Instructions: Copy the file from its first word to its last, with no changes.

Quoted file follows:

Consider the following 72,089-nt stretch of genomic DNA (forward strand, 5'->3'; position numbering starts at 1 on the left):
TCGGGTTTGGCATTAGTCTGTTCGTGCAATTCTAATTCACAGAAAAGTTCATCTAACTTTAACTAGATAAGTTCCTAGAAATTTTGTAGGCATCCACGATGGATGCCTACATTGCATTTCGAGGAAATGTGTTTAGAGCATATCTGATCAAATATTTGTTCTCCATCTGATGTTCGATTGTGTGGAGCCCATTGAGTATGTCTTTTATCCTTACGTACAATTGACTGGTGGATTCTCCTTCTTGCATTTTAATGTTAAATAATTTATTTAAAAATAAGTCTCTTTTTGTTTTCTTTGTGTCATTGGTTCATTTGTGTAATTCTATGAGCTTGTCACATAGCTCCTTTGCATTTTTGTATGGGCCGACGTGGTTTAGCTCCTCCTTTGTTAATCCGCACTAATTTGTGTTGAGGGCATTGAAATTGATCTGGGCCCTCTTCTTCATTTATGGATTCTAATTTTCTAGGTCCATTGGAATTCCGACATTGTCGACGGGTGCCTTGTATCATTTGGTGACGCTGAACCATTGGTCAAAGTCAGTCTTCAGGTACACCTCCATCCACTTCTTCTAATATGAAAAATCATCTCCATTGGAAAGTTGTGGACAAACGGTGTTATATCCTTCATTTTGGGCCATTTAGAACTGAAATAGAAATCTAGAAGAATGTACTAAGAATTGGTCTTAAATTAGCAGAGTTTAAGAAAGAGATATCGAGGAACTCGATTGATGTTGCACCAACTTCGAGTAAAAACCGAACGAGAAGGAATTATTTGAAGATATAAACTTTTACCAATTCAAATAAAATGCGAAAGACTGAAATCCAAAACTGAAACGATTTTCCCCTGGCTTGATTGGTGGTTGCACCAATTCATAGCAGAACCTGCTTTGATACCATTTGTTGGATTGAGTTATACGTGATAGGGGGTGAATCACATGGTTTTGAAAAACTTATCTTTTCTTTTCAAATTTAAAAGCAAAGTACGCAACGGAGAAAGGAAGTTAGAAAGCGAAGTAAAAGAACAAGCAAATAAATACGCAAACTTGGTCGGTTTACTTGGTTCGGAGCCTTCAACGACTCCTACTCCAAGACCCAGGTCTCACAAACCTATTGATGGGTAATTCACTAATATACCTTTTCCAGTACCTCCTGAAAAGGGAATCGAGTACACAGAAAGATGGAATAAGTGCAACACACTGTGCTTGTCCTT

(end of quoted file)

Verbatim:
Consider the following 72,089-nt stretch of genomic DNA (forward strand, 5'->3'; position numbering starts at 1 on the left):
TCGGGTTTGGCATTAGTCTGTTCGTGCAATTCTAATTCACAGAAAAGTTCATCTAACTTTAACTAGATAAGTTCCTAGAAATTTTGTAGGCATCCACGATGGATGCCTACATTGCATTTCGAGGAAATGTGTTTAGAGCATATCTGATCAAATATTTGTTCTCCATCTGATGTTCGATTGTGTGGAGCCCATTGAGTATGTCTTTTATCCTTACGTACAATTGACTGGTGGATTCTCCTTCTTGCATTTTAATGTTAAATAATTTATTTAAAAATAAGTCTCTTTTTGTTTTCTTTGTGTCATTGGTTCATTTGTGTAATTCTATGAGCTTGTCACATAGCTCCTTTGCATTTTTGTATGGGCCGACGTGGTTTAGCTCCTCCTTTGTTAATCCGCACTAATTTGTGTTGAGGGCATTGAAATTGATCTGGGCCCTCTTCTTCATTTATGGATTCTAATTTTCTAGGTCCATTGGAATTCCGACATTGTCGACGGGTGCCTTGTATCATTTGGTGACGCTGAACCATTGGTCAAAGTCAGTCTTCAGGTACACCTCCATCCACTTCTTCTAATATGAAAAATCATCTCCATTGGAAAGTTGTGGACAAACGGTGTTATATCCTTCATTTTGGGCCATTTAGAACTGAAATAGAAATCTAGAAGAATGTACTAAGAATTGGTCTTAAATTAGCAGAGTTTAAGAAAGAGATATCGAGGAACTCGATTGATGTTGCACCAACTTCGAGTAAAAACCGAACGAGAAGGAATTATTTGAAGATATAAACTTTTACCAATTCAAATAAAATGCGAAAGACTGAAATCCAAAACTGAAACGATTTTCCCCTGGCTTGATTGGTGGTTGCACCAATTCATAGCAGAACCTGCTTTGATACCATTTGTTGGATTGAGTTATACGTGATAGGGGGTGAATCACATGGTTTTGAAAAACTTATCTTTTCTTTTCAAATTTAAAAGCAAAGTACGCAACGGAGAAAGGAAGTTAGAAAGCGAAGTAAAAGAACAAGCAAATAAATACGCAAACTTGGTCGGTTTACTTGGTTCGGAGCCTTCAACGACTCCTACTCCAAGACCCAGGTCTCACAAACCTATTGATGGGTAATTCACTAATATACCTTTTCCAGTACCTCCTGAAAAGGGAATCGAGTACACAGAAAGATGGAATAAGTGCAACACACTGTGCTTGTCCTT